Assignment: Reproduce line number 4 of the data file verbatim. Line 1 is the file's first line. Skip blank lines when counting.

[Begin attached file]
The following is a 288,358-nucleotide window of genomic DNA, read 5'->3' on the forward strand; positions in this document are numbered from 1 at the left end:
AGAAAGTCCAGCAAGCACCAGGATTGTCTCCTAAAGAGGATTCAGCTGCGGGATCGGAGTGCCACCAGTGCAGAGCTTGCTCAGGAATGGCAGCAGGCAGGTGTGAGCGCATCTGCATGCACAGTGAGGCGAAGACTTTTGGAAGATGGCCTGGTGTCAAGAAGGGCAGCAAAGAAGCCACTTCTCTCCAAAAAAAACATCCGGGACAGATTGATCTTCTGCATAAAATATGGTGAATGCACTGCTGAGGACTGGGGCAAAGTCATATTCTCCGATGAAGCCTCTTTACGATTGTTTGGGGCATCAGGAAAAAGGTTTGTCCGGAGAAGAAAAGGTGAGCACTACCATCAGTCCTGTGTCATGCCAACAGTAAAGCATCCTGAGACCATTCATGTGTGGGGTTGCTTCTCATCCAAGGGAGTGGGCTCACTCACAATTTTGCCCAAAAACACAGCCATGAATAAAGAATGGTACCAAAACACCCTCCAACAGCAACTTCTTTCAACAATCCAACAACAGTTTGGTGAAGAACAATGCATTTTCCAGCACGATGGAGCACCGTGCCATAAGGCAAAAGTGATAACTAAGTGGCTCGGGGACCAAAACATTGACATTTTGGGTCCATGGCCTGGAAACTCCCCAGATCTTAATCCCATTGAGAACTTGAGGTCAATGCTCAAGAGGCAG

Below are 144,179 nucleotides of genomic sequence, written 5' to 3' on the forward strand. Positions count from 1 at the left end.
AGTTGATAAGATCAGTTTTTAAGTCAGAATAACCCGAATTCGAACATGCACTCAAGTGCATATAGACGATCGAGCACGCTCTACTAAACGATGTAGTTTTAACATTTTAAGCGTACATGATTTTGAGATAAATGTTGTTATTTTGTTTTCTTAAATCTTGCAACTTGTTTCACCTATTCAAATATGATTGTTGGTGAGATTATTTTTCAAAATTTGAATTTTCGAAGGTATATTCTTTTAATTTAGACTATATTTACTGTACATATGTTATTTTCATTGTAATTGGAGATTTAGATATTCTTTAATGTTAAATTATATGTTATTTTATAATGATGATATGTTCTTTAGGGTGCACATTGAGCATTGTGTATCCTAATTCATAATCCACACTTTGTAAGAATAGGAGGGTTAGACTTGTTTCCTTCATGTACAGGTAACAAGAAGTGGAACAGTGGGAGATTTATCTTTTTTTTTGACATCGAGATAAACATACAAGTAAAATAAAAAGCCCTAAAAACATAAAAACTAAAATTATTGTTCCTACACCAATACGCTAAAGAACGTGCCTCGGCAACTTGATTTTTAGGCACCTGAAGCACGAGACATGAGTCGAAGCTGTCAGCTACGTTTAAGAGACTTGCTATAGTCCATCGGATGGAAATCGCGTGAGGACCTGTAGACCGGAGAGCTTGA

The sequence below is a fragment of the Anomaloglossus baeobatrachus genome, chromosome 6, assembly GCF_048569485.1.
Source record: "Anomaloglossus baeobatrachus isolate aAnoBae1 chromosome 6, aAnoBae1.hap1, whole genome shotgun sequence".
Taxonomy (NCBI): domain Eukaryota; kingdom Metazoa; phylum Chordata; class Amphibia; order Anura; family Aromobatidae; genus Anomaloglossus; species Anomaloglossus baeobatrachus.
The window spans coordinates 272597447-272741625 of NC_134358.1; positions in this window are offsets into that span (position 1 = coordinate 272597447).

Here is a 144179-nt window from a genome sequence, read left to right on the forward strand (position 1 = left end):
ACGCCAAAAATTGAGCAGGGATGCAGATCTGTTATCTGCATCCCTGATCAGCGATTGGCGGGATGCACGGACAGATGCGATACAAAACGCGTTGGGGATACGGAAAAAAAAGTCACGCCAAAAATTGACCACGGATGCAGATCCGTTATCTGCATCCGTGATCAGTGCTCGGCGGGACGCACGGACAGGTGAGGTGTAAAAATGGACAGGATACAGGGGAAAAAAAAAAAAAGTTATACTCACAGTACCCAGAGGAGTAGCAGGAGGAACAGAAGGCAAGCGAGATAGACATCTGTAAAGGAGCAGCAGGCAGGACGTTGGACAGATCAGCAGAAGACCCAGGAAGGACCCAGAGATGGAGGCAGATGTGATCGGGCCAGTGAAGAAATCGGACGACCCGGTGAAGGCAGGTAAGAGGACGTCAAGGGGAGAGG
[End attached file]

AGTTGATAAGATCAGTTTTTAAGTCAGAATAACCCGAATTCGAACATGCACTCAAGTGCATATAGACGATCGAGCACGCTCTACTAAACGATGTAGTTTTAACATTTTAAGCGTACATGATTTTGAGATAAATGTTGTTATTTTGTTTTCTTAAATCTTGCAACTTGTTTCACCTATTCAAATATGATTGTTGGTGAGATTATTTTTCAAAATTTGAATTTTCGAAGGTATATTCTTTTAATTTAGACTATATTTACTGTACATATGTTATTTTCATTGTAATTGGAGATTTAGATATTCTTTAATGTTAAATTATATGTTATTTTATAATGATGATATGTTCTTTAGGGTGCACATTGAGCATTGTGTATCCTAATTCATAATCCACACTTTGTAAGAATAGGAGGGTTAGACTTGTTTCCTTCATGTACAGGTAACAAGAAGTGGAACAGTGGGAGATTTATCTTTTTTTTTGACATCGAGATAAACATACAAGTAAAATAAAAAGCCCTAAAAACATAAAAACTAAAATTATTGTTCCTACACCAATACGCTAAAGAACGTGCCTCGGCAACTTGATTTTTAGGCACCTGAAGCACGAGACATGAGTCGAAGCTGTCAGCTACGTTTAAGAGACTTGCTATAGTCCATCGGATGGAAATCGCGTGAGGACCTGTAGACCGGAGAGCTTGA